There are four main finishes for taps and showers.
Chrome - the hardest wearing finish, usually lasts over 20 years.
Antique Gold - used more on traditional style suites, is generally a soft finish which will last approximately 3 years with day to day use but in a rarely used second bathroom could last as long as 10 years.
Nickel (either brushed or polished) - is the softest finish and would normally be for decorative house bathrooms that are rarely used.
Powder coated - not as common in taps but still used on showers - is where the product is coated with a layer of coloured plastic.
There are many types of tap configuration for baths, basins and bidets.
Each type has its own advantages and disadvantages.
This next section outlines the different types of tap arrangements that are generally available.
There are several types of tap arrangement you can put on a bath. They are as follows: A pair of taps, A deck mounted bath filler, a pillar mounted bath filler, a three hole bath filler. a deck mounted bath shower mixer, a pillar mounted bath shower mixer, a four hole bath shower mixer, a five hole bath shower mixer, a wall mounted filler and an overflow filler.
Pair of bath taps
The most common form of taps for baths, one tap for hot water and one for cold. The cold tap is usually on the right and the hot on the left.
Deck mounted and pillar mounted Bath Filler.
This type of tap has the hot and cold taps combined onto one mixer block. The deck mounted type is normally contemporary in style whereas the pillar mounted type (this is where the mixer is held above the bath rim on two pillars) is normally traditional in style. The advantage of a mixer over a pair of taps is the ability to mix the water to the desired temperature whilst the bath is filling.
Three hole bath filler
This is where the spout is separate to the bath tap valves. In this case you have a hot and cold valve and the spout is mounted either in the centre between the two valves or mounted in the corner.
Bath shower mixers
This is the same as the bath fillers but has a shower hose and handset attached. These types of tap are not designed to be used as showers for standing under and washing your whole body. The reason for this is that there is the real risk that if another person in the house switches on a tap, or a washing machine kicks in, then the temperature on the shower will change radically. These types of showers are designed for washing hair or rinsing the bath.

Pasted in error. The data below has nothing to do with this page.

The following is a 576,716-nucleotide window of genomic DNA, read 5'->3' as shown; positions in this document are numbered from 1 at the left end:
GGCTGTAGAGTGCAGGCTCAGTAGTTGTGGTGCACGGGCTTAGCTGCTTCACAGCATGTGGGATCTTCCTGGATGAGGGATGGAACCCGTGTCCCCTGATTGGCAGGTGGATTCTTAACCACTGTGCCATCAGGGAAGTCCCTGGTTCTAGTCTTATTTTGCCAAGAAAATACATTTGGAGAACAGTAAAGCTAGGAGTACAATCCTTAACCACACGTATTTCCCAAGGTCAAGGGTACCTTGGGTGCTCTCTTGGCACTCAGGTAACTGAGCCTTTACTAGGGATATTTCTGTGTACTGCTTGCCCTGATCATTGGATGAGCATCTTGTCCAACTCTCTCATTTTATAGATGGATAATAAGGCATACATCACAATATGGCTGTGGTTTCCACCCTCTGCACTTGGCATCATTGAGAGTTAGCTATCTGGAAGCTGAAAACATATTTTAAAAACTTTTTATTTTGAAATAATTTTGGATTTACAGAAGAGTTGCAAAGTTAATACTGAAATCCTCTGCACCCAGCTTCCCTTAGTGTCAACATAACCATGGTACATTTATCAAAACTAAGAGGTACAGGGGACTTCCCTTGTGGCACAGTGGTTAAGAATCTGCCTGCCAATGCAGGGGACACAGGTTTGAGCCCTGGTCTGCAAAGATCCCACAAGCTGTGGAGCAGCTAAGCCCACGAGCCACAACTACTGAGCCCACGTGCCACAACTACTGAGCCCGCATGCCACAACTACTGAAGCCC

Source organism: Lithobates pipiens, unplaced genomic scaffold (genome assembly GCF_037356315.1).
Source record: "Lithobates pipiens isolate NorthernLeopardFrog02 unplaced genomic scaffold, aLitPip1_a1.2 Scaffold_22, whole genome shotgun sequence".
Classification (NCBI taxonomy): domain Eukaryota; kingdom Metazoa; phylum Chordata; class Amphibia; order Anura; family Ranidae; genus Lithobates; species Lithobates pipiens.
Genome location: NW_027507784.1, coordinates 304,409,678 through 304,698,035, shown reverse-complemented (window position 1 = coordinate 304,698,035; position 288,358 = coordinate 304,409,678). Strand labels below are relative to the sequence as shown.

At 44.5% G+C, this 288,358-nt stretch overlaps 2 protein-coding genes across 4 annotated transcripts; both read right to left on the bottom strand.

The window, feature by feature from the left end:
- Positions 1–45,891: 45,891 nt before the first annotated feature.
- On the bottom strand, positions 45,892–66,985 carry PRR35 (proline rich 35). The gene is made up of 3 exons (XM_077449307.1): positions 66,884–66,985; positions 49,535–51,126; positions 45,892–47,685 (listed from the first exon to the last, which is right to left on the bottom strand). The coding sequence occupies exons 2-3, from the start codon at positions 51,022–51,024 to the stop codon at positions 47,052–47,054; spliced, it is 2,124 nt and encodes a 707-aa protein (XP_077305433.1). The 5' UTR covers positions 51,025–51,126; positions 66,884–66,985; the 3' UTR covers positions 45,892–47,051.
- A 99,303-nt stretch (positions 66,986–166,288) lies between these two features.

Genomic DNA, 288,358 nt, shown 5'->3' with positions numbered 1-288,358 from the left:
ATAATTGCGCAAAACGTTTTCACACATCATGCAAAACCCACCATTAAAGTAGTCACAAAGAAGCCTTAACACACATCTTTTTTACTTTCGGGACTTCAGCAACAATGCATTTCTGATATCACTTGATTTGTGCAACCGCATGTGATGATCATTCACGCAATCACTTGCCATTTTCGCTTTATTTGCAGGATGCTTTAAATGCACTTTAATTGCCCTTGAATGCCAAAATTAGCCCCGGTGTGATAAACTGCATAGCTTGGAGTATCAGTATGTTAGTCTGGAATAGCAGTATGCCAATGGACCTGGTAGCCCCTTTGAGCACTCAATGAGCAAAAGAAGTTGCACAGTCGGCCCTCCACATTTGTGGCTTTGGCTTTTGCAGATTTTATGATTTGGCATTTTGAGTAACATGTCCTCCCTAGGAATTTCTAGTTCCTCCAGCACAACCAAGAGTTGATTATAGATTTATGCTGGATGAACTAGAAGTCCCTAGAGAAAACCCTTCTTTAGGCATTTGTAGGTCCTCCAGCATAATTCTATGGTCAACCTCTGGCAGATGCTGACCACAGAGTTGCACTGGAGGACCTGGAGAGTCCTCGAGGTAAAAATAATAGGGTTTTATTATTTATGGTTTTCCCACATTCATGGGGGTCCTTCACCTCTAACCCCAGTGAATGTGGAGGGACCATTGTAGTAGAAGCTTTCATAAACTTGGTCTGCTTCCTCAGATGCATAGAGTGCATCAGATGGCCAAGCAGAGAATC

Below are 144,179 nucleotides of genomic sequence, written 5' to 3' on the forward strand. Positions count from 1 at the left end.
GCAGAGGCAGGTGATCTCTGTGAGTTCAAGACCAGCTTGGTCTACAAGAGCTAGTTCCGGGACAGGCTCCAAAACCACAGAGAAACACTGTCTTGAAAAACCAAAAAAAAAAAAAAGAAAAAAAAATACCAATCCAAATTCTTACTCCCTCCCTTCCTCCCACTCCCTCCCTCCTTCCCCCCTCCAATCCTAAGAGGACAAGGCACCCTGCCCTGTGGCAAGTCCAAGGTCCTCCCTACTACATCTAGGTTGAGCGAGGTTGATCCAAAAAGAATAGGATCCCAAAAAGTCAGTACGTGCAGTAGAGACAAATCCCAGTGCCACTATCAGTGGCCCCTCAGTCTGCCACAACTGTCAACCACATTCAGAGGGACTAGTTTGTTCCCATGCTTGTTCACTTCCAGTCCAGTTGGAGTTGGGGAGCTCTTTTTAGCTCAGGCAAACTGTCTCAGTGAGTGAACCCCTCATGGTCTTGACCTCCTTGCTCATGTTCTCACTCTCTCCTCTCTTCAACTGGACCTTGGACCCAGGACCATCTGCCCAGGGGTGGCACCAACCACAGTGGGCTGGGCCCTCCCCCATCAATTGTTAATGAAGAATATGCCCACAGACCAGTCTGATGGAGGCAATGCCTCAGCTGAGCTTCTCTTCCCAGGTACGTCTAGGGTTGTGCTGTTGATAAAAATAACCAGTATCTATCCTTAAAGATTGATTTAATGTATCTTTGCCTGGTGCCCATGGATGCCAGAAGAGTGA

Four and five hole bath shower mixers
These are the same as the three hole mixers but the four hole mixers have a handset that sits on the bath with the hose under the bath rim. The shower is switched on by means of a divertor button mounted on the bath spout. The five hole mixer works in the same way but has a separate divertor mounted on the bath, not the bath spout.
Wall mounted filler
More popular on the continent, this is where the mixer is mounted on the wall above the bath and not on the bath rim
Overflow bath filler
This is similar to the three hole bath filler but wheres the three hole has a spout, the overflow filler has the hot and cold valves on the rim of the bath and the filler is the overflow fitting which also doubles up as the pop up waste.
As with baths there are several types of tap arrangement that can be fitted to a basin. These are: A pair of taps, a mono-bloc mixer and a three tap hole mixer.
A pair of taps
This is where you have a separate hot and cold tap on the basin with the cold tap usually on the right and the hot on the left. This is the most common configuration for taps on a basin. This type of basin normally has a plug and chain waste.
Basin mono-bloc mixer
This is where the hot and cold taps are mounted on a single tap bloc in the centre of the basin. This type of tap normally has a pop up waste supplied as part of the tap.
Three tap hole mixer
As with the bath arrangement you have a spout in the middle and a separate hot and cold valve on either side. This type of arrangement has a pop up waste. On a three tap hole basin you can also fit a pair of basin taps and in the central hole fit a chain stay basin waste - this is where the plug chain is attached to a disc which fits over the middle hole.